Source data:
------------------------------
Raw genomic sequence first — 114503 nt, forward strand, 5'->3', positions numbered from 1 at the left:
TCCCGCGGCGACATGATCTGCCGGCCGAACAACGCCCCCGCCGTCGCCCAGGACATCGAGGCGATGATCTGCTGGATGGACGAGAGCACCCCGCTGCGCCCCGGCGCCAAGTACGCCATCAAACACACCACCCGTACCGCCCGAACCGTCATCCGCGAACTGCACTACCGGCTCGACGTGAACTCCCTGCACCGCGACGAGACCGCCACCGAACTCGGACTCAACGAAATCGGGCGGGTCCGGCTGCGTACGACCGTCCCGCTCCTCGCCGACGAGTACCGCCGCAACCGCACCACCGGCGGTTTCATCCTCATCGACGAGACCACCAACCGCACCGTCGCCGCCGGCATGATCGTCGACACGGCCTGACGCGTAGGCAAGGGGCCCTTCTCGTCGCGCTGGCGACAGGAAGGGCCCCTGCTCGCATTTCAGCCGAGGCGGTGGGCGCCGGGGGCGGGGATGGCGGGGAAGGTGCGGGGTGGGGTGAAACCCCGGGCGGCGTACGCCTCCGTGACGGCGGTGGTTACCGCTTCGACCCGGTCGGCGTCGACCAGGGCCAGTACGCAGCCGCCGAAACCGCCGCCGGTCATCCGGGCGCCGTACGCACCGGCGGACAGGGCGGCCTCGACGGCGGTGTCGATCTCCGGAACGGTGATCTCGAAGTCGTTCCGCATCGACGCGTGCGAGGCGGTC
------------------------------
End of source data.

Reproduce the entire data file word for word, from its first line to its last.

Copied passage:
Raw genomic sequence first — 114503 nt, forward strand, 5'->3', positions numbered from 1 at the left:
TCCCGCGGCGACATGATCTGCCGGCCGAACAACGCCCCCGCCGTCGCCCAGGACATCGAGGCGATGATCTGCTGGATGGACGAGAGCACCCCGCTGCGCCCCGGCGCCAAGTACGCCATCAAACACACCACCCGTACCGCCCGAACCGTCATCCGCGAACTGCACTACCGGCTCGACGTGAACTCCCTGCACCGCGACGAGACCGCCACCGAACTCGGACTCAACGAAATCGGGCGGGTCCGGCTGCGTACGACCGTCCCGCTCCTCGCCGACGAGTACCGCCGCAACCGCACCACCGGCGGTTTCATCCTCATCGACGAGACCACCAACCGCACCGTCGCCGCCGGCATGATCGTCGACACGGCCTGACGCGTAGGCAAGGGGCCCTTCTCGTCGCGCTGGCGACAGGAAGGGCCCCTGCTCGCATTTCAGCCGAGGCGGTGGGCGCCGGGGGCGGGGATGGCGGGGAAGGTGCGGGGTGGGGTGAAACCCCGGGCGGCGTACGCCTCCGTGACGGCGGTGGTTACCGCTTCGACCCGGTCGGCGTCGACCAGGGCCAGTACGCAGCCGCCGAAACCGCCGCCGGTCATCCGGGCGCCGTACGCACCGGCGGACAGGGCGGCCTCGACGGCGGTGTCGATCTCCGGAACGGTGATCTCGAAGTCGTTCCGCATCGACGCGTGCGAGGCGGTC